International Arbitration in Australia edited by Luke Nottage and Richard Garnett (Federation Press, 2010)
Reviewed by Sally Fitzgerald, partner, Russell McVeagh
I review this book having just taken delivery of, and already making extensive use of, another new text in the field of international arbitration, Williams and Kawharu on Arbitration. That text, quite a hefty tome, is an ‘end to end’ review of the arbitral process (both domestic and international) in New Zealand. International Arbitration in Australia is a slimmer body of work, being a collection of specialist essays on various topics relating to the development of international arbitration in Australia. The editors, and their very learned contributors, are to be commended for an extremely knowledgeable and detailed exposition of the various topics.
The text starts with a reasonably detailed introduction to the history and evolution of international arbitration in Australia. Chapter two builds on this, and is a useful overview of the legal framework for international arbitration in Australia. This chapter will no doubt be a useful first port of call for anyone seeking to foray into the world of international arbitration in Australia. I particularly liked chapter three, “Enforcement of Foreign Awards in Australia and New Zealand”, which will be a useful source for any practitioner grappling with an application to refuse enforcement of a foreign arbitral award in either New Zealand or Australia.
The remaining chapters (4 through to 11) address more specialised topics, ranging from the Australian Centre for International Commercial Arbitration (ACICA) Rules of 2005, to ICC arbitration and Australia, to revising investor state arbitration rules in Australia and Japan. Any practitioner engaged in an arbitration under the ACICA Rules would be well advised to consult chapters four and five for specialist and strategic knowledge as to their operation. Chapter nine is an excellent overview of Australia’s investment treaty programme and investor state arbitration, which is quite a hot topic at the moment (there has even been an investment treaty arbitral tribunal recently sitting in New Zealand).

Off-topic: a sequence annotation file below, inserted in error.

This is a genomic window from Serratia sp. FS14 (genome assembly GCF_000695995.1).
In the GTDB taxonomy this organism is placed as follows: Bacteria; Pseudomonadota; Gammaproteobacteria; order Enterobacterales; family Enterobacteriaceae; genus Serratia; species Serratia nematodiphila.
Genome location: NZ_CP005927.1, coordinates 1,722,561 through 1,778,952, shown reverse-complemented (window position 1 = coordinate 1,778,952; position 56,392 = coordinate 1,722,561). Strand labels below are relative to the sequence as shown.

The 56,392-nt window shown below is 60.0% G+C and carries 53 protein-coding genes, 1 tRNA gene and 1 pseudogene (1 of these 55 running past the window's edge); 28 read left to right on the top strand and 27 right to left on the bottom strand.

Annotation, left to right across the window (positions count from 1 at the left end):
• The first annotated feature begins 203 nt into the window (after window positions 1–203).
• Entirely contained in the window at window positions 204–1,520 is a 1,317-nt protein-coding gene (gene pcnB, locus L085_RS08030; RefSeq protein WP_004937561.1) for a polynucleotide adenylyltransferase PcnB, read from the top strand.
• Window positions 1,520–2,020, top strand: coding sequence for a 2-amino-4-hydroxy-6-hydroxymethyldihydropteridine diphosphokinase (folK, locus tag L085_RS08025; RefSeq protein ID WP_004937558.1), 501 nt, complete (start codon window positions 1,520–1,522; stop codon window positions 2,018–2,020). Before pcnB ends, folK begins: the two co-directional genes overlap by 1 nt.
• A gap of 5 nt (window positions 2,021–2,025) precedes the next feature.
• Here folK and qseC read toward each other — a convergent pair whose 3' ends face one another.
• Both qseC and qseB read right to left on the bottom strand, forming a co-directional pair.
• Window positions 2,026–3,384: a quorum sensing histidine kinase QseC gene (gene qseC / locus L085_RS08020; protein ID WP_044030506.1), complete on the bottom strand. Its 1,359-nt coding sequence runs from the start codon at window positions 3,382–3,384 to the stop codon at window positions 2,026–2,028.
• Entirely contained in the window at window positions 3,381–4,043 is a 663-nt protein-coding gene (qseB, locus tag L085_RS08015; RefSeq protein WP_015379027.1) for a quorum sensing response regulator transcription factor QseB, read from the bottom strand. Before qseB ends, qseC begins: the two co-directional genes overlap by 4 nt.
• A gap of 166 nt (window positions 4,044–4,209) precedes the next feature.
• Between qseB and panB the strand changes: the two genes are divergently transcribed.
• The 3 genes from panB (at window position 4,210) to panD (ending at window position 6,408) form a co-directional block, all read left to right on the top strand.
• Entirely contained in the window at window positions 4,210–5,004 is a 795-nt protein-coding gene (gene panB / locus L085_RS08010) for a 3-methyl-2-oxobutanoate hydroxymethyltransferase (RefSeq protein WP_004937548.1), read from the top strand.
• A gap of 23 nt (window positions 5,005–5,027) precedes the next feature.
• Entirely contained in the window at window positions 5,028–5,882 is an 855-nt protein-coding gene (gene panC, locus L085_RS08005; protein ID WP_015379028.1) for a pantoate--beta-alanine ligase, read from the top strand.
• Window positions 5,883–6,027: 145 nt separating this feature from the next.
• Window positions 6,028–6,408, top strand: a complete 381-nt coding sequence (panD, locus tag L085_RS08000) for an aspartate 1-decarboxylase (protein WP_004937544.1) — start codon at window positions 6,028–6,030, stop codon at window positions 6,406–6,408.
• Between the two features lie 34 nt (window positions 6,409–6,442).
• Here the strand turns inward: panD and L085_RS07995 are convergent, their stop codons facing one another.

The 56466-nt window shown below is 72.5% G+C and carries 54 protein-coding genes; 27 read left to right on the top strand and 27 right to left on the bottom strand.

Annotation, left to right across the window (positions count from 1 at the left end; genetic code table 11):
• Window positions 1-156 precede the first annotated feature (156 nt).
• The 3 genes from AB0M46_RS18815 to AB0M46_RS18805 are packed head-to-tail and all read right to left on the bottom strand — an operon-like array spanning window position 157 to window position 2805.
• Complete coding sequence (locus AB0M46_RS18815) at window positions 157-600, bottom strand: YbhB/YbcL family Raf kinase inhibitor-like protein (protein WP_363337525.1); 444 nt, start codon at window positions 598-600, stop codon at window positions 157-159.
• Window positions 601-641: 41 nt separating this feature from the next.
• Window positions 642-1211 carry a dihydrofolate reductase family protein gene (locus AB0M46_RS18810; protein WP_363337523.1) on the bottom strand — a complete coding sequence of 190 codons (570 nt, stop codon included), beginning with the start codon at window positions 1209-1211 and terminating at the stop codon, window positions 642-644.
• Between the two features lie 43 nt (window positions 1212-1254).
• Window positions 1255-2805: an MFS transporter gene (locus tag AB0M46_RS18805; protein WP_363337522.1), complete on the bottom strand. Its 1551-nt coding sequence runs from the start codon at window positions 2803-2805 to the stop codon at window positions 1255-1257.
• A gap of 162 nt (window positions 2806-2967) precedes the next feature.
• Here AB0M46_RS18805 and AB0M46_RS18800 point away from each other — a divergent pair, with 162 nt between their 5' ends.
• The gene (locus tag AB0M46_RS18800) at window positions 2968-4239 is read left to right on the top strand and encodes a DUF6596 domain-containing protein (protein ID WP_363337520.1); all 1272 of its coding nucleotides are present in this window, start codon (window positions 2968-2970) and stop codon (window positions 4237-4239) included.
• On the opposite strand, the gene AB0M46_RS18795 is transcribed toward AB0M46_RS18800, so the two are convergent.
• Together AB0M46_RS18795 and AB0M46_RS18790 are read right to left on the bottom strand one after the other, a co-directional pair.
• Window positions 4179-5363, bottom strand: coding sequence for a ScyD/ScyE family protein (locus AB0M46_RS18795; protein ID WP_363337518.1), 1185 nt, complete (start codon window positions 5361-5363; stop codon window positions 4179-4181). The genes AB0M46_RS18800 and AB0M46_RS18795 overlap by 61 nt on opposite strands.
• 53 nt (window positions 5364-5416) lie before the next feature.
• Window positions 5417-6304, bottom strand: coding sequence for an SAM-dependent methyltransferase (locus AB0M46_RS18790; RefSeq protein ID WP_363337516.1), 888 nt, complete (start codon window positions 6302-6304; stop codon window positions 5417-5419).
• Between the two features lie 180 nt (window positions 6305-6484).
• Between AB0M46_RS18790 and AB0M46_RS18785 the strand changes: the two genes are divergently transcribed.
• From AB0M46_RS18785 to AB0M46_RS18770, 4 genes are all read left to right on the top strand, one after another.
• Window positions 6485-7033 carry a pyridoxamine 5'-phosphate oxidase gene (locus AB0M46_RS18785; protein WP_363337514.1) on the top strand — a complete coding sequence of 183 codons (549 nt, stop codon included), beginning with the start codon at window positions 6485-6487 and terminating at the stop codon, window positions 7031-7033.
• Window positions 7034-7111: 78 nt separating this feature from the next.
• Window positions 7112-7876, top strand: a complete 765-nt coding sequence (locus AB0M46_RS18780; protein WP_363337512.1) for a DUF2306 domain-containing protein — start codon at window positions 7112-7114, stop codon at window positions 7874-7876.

If I had one (small) criticism of the text, it is that, presumably as a consequence of the timing of its publication being very close to the significant reforms made to international arbitration laws in Australia, a number of the essays were written prior to those reforms, and have been updated to reflect them. In a small number of places, this can leave one (very) slightly confused as to the current state of the law on particular matters. (For example, the chapter entitled “The Top Twenty Things to Change in or around Australia’s International Arbitration Act”, contains a series of footnoting to reference back to explanations in the introductory sections as to what key changes have in fact been made.) As noted, however, this is a minor criticism only.
One might ask why a book on international arbitration in Australia will be relevant to practitioners in New Zealand. However, for anyone in New Zealand who is involved in an international arbitration, or interested in this fascinating area of practice, the text will be a worthy addition to the bookshelf.
NZLawyer \\ issue 181 \\ 5 April 2012